Dr. Nygaard recognizes that the last year and a half has left indelible marks that ask for understanding and grace. She says mental health awareness and the profession of mental healthcare emphasizes a team approach that supports and encourages people to seek help. The pandemic tipped the horizon on how best to connect with patients, and mental healthcare doctors, like Dr. Nygaard, rose to right the world, to stabilize the horizon, for so many who are struggling. 

“In our mental health clinics, we transitioned our services to virtual care over a period of days, thus minimizing disruption of care and have been busy since,” she said. “We have seen our no-show rates decrease and our demand increase. We worked to provide services and options not only to our patients but also to create resources and support for our frontline clinicians and staff. I am proud to work in healthcare and have witnessed an unprecedented level of professionalism and dedication from our frontline healthcare workers. But, this level of commitment has not been without a cost.” 

For those in the medical field, they are experiencing a new tidal wave of the pandemic months after patients learn they are COVID-positive and seek treatment. “Some patients continue to struggle long after their diagnosis,” Dr Nygaard said. “A cohort study of patients six months after their acute infection found patients continued to suffer from fatigue, muscle weakness, sleep difficulties, anxiety and depression long after the acute COVID infection.” 

While this is an emerging reality, what does this mean for healthcare workers and the psychiatrists who want to give the support and treatment for anyone who courageously asks for it? Dr. Nygaard says it means that there is an unprecedented demand on their time and compassion that, for many, can turn into losing touch with personal care. The mental health of healthcare workers is under vise-like pressure to perform compassionate medicine because that is the heartbeat of the profession. However, in order to give care, she says, one must take care.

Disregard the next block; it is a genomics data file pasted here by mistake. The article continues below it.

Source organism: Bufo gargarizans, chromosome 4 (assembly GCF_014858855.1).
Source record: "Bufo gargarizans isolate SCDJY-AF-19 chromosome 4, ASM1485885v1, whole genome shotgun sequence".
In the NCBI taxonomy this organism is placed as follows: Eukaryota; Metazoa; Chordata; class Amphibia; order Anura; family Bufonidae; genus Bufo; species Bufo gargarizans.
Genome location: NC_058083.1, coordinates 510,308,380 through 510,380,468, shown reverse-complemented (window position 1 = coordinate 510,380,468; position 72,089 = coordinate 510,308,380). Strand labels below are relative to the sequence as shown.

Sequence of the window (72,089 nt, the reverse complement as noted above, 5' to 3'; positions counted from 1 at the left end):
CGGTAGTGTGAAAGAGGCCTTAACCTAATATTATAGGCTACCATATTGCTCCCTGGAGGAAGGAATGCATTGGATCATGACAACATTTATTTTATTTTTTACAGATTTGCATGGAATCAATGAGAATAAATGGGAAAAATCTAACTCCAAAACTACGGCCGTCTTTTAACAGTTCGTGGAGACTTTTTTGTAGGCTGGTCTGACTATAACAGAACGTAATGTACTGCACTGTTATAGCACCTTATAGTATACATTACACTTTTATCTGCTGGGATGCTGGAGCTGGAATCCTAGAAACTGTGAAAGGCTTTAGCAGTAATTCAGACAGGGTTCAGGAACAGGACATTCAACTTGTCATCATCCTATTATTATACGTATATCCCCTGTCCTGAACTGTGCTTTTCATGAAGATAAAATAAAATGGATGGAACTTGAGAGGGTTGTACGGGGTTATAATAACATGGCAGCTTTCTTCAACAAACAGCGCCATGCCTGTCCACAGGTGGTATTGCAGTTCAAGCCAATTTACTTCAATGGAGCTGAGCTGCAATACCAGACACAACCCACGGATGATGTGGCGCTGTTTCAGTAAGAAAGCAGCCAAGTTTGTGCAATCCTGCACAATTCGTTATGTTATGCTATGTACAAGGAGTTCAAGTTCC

“Put on your own oxygen mask first,” Dr. Nygaard said, in reference to healthcare workers feeling the fatigue and possibly unsure on how to best continue forward in this second year. “Schedule time to care for yourself. Plan PTO. Connect with supportive friends or family. Get outside. Breathe. Reconnect with an old hobby, or start a new one. Remember that you are not in this alone. If you are struggling, reach out to a friend, a colleague, a support line or EAP. I can’t emphasize this enough – you are not alone.” 

This month is Mental Health Month, and the University of Minnesota Foundation started a crowdfunding campaign to support medical student wellbeing. If you would like to support this fund, make a gift here or contact the Medical School, Duluth Campus Director of Development Elizabeth Simonson at esimonso@umn.edu.